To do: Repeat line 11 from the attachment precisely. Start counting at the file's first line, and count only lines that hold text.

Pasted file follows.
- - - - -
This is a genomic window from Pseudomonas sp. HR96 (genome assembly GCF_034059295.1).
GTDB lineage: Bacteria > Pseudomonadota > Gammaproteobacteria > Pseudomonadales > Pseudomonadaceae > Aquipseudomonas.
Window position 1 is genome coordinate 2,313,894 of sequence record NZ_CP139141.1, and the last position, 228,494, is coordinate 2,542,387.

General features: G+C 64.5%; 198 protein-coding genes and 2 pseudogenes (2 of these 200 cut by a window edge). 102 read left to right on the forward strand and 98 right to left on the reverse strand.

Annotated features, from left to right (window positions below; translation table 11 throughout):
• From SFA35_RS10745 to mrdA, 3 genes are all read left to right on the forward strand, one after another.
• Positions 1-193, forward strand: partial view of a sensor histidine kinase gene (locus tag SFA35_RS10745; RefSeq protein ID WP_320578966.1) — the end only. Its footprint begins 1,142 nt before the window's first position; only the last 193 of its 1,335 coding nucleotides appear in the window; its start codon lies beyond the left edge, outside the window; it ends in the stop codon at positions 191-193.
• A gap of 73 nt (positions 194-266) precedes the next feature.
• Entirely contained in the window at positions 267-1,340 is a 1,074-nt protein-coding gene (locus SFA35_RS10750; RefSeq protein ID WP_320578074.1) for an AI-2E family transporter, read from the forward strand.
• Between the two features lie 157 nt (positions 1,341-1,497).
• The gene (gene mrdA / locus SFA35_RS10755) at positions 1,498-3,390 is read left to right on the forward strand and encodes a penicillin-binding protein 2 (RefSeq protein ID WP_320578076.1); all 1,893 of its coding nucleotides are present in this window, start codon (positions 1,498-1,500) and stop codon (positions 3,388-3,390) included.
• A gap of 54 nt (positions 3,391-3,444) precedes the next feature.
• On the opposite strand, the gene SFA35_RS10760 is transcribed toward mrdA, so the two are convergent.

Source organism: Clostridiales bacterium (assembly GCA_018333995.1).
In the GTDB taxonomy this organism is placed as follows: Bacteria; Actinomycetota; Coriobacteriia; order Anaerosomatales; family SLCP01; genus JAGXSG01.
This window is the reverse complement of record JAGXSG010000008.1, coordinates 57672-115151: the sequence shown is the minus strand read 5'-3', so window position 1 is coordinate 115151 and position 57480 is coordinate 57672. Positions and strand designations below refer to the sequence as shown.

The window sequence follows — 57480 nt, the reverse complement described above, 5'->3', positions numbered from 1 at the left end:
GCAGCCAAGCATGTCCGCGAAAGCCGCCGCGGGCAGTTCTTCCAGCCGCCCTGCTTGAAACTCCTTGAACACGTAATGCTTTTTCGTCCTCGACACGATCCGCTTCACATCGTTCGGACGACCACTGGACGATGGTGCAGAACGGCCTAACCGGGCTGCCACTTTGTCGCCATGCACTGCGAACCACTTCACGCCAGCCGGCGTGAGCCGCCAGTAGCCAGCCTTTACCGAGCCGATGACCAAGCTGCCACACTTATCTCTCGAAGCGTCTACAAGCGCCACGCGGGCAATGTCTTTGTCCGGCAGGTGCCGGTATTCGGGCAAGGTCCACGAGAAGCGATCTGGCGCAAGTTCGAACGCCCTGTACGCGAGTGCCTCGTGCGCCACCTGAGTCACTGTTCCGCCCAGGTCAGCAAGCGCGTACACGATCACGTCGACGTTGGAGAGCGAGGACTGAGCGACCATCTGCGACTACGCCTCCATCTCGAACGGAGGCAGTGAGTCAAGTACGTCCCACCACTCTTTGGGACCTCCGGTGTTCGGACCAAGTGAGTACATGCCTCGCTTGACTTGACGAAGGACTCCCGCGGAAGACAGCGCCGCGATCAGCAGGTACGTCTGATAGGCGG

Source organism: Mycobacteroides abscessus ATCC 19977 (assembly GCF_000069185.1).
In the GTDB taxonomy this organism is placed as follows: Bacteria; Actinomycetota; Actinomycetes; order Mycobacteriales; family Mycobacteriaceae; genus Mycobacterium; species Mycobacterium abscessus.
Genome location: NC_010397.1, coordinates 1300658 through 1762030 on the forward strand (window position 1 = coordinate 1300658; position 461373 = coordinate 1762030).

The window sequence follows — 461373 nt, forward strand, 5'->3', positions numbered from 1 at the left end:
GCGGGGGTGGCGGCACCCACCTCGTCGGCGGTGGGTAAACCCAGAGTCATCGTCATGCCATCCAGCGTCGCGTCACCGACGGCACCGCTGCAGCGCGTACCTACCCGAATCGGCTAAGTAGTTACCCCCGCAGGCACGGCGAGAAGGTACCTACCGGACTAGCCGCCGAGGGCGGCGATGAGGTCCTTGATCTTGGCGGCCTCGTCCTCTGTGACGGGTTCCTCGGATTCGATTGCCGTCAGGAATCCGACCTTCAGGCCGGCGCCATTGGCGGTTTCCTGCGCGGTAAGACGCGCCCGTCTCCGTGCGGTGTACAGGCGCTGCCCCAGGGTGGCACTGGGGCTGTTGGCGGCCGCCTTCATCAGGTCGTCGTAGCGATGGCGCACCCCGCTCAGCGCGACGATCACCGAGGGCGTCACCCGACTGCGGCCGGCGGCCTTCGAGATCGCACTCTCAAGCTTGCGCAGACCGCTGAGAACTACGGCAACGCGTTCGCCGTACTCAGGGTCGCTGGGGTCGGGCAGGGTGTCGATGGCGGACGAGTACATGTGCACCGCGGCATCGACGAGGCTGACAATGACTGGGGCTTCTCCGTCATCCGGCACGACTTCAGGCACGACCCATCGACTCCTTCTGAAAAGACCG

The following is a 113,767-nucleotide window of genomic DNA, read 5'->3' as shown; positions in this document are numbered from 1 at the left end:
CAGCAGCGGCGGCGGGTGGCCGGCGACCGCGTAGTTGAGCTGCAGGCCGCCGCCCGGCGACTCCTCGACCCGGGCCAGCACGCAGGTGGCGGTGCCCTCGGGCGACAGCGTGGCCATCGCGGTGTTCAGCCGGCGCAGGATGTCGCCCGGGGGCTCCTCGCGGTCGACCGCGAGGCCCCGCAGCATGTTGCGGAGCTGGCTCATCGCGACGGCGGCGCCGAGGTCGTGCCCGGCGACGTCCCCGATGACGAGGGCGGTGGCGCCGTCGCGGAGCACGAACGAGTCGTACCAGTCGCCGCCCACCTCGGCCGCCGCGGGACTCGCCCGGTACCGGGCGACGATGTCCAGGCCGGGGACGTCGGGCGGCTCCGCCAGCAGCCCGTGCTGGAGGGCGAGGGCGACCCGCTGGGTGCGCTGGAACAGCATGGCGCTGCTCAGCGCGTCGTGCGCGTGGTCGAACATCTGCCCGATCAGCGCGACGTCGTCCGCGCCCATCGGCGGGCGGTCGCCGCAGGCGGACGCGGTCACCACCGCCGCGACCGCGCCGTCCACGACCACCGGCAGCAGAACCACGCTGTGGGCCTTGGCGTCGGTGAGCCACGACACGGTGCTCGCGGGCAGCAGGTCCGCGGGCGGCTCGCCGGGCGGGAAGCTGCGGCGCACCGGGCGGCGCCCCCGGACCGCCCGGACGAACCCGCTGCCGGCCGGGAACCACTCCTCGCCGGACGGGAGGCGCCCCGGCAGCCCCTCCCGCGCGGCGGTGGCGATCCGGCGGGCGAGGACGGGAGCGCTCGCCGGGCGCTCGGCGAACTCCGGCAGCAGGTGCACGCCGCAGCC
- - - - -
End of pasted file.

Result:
• The gene (gene mrdA / locus SFA35_RS10755) at positions 1,498-3,390 is read left to right on the forward strand and encodes a penicillin-binding protein 2 (RefSeq protein ID WP_320578076.1); all 1,893 of its coding nucleotides are present in this window, start codon (positions 1,498-1,500) and stop codon (positions 3,388-3,390) included.